newfs and mount vs. half-baked disks

Bruce Evans bde at
Wed Nov 5 03:18:57 PST 2003

On Tue, 4 Nov 2003, Wes Peters wrote:

> Upon switching to FreeBSD 5.x and disk-based hardware at ${DAYJOB}, we
> found a little problem.  We have a large data area on our disk that
> holds transient data; when the system boots if this filesystem isn't
> clean we just newfs and mount the clean new filesystem.
> The problem came when some wiseacre yanked the powercord in the middle
> of newfs'ing this 40GB filesystem.  When the system booted, it noted
> the filesystem as clean, mounted it, and promptly panic'ed on the first
> write access.  Oops.
> I emailed Kirk about this state of affairs and he confirmed that newfs
> was developed with operator intervention in mind.  He suggested
> employing one of the unused flags in the filesystem header as a
> 'consistent' flag, setting it to 'not consistent' at the beginning of
> newfs, and then updating to 'is consistent' at the end.  The
> performance hit in updating all superblock copies at the end is small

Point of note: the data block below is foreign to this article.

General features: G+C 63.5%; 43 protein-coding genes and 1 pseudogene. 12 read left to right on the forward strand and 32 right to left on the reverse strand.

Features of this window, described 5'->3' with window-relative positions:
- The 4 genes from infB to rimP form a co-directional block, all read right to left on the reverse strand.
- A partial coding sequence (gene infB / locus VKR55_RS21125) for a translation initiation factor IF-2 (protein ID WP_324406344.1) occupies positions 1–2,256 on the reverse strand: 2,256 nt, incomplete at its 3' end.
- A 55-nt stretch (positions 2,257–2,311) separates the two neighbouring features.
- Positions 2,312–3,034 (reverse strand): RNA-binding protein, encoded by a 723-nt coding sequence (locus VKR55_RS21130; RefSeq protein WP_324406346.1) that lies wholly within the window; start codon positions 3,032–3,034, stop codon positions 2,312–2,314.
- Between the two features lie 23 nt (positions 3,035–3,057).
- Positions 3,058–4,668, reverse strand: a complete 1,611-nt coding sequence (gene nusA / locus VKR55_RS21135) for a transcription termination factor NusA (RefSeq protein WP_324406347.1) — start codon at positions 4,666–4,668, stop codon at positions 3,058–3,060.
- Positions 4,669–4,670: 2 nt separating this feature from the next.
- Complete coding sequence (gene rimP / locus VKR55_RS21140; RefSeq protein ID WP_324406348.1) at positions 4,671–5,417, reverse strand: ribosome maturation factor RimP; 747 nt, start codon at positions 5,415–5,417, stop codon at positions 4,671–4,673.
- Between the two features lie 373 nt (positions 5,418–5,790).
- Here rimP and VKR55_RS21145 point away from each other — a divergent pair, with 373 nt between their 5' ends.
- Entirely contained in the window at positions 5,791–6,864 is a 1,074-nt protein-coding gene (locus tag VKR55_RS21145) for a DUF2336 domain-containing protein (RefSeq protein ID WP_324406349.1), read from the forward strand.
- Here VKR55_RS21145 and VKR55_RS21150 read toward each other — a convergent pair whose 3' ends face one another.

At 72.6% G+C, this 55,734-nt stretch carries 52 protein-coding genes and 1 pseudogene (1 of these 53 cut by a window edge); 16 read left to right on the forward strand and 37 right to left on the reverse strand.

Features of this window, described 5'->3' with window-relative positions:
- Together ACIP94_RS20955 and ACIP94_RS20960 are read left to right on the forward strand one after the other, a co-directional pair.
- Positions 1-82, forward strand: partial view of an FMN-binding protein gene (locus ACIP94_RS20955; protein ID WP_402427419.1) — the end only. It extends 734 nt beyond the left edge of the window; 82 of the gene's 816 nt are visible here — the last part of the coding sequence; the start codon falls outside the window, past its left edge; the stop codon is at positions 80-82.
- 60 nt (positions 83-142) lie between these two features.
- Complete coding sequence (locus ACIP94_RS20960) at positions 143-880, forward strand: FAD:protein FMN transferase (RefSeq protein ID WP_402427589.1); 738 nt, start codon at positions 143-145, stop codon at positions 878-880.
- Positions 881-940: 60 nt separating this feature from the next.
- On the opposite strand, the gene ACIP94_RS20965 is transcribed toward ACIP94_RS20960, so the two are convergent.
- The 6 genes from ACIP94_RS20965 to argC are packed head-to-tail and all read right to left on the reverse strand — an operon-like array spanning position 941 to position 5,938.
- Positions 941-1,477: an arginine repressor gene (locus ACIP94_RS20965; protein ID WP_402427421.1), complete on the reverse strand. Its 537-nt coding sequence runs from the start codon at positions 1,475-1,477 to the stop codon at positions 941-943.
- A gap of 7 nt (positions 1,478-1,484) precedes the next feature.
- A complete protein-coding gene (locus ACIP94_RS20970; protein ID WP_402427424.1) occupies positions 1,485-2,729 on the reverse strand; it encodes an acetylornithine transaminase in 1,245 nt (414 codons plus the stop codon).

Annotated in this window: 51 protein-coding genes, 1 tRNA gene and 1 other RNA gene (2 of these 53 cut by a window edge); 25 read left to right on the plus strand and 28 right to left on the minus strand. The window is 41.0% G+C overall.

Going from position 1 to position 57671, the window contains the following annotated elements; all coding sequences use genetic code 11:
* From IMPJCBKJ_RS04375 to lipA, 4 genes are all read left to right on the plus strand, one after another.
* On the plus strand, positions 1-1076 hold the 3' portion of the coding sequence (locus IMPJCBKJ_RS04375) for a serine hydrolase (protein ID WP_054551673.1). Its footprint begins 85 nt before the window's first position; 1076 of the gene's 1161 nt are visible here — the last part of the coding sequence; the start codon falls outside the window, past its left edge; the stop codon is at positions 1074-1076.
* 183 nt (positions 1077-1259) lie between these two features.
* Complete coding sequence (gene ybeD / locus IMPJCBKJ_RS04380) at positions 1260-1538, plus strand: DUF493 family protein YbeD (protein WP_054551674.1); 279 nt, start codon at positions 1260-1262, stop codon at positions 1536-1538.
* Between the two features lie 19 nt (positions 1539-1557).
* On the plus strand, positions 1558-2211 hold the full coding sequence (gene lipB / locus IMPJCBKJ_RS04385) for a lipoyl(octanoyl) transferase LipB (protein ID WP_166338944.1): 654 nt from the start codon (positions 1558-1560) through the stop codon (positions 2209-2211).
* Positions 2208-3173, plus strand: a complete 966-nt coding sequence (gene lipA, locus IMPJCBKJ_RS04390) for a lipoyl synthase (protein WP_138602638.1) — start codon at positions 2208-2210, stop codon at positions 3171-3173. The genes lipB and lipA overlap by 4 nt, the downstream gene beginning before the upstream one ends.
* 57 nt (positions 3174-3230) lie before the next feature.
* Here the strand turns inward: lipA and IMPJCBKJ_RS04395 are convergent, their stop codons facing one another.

> but noticable (< 1s on a rather slow 6GB filesystem).

There is no need to use a new flag.  Just set the magic number to a
value different from both FS_UFS1_MAGIC and FS_UFS2_MAGIC, e.g., to
0, until newfs is nearly finished.  As an implementation detail, it
might be simpler to write 0's to the whole superblock than 0 to one
word in it.  I think writing special values to all the superblock
copies is not needed, since the kernel and utilities give up if they
don't find the magic number in the first superblock (not sure of this
for fsck_ffs).  OTOH, newfs should start by setting the magic number
to a non-ffs value in all of the (4) possible superblocks given by
SBLOCKSEARCH, since the superblock for the previous file system may
have been in a different place.

Newfs should also set the unclean flags and any related flags until it
is nearly finished, but that alone wouldn't work so well.  The kernel
would still permit readonly mounts, and fsck would be confused by
half-baked file systems.  I think permitting readonly mounts without
the force flag is a bug (we only require the force flag for r/w mounts
of unclean file systems).  Reading from a damaged file system may be
just as dangerous as writing.

> The attached patch does this, plus a bit more.  The fs_state field is

Nothing was attached :-).  I would probably prefer the version that does
a bit less.


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